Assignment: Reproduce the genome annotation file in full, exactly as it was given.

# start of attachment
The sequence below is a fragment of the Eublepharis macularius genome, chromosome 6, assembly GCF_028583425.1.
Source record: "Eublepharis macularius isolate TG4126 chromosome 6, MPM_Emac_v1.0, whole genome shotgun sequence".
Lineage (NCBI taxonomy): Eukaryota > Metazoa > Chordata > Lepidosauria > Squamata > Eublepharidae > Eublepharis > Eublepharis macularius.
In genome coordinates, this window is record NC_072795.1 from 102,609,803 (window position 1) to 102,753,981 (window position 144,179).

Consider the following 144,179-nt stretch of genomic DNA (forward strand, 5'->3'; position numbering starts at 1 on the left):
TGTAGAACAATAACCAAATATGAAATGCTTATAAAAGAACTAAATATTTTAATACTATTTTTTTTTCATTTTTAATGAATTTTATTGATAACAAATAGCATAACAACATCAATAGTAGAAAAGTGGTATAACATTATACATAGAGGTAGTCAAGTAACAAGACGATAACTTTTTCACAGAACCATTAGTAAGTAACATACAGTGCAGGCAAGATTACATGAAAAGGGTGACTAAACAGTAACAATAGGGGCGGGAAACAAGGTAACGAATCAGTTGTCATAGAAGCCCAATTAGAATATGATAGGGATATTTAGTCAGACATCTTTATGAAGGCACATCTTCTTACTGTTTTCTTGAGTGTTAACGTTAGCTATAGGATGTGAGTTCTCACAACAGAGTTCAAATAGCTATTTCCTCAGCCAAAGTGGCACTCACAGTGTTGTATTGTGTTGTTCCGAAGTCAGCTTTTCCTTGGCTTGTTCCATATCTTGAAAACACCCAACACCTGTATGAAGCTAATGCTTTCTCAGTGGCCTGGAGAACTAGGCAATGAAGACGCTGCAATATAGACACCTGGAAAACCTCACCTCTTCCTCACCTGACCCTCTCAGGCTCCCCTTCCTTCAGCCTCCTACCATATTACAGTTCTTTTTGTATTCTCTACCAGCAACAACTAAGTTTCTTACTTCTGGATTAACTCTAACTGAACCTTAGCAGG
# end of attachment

The sequence below is a fragment of the Eublepharis macularius genome, chromosome 6, assembly GCF_028583425.1.
Source record: "Eublepharis macularius isolate TG4126 chromosome 6, MPM_Emac_v1.0, whole genome shotgun sequence".
Lineage (NCBI taxonomy): Eukaryota > Metazoa > Chordata > Lepidosauria > Squamata > Eublepharidae > Eublepharis > Eublepharis macularius.
In genome coordinates, this window is record NC_072795.1 from 102,609,803 (window position 1) to 102,753,981 (window position 144,179).

Consider the following 144,179-nt stretch of genomic DNA (forward strand, 5'->3'; position numbering starts at 1 on the left):
TGTAGAACAATAACCAAATATGAAATGCTTATAAAAGAACTAAATATTTTAATACTATTTTTTTTTCATTTTTAATGAATTTTATTGATAACAAATAGCATAACAACATCAATAGTAGAAAAGTGGTATAACATTATACATAGAGGTAGTCAAGTAACAAGACGATAACTTTTTCACAGAACCATTAGTAAGTAACATACAGTGCAGGCAAGATTACATGAAAAGGGTGACTAAACAGTAACAATAGGGGCGGGAAACAAGGTAACGAATCAGTTGTCATAGAAGCCCAATTAGAATATGATAGGGATATTTAGTCAGACATCTTTATGAAGGCACATCTTCTTACTGTTTTCTTGAGTGTTAACGTTAGCTATAGGATGTGAGTTCTCACAACAGAGTTCAAATAGCTATTTCCTCAGCCAAAGTGGCACTCACAGTGTTGTATTGTGTTGTTCCGAAGTCAGCTTTTCCTTGGCTTGTTCCATATCTTGAAAACACCCAACACCTGTATGAAGCTAATGCTTTCTCAGTGGCCTGGAGAACTAGGCAATGAAGACGCTGCAATATAGACACCTGGAAAACCTCACCTCTTCCTCACCTGACCCTCTCAGGCTCCCCTTCCTTCAGCCTCCTACCATATTACAGTTCTTTTTGTATTCTCTACCAGCAACAACTAAGTTTCTTACTTCTGGATTAACTCTAACTGAACCTTAGCAGG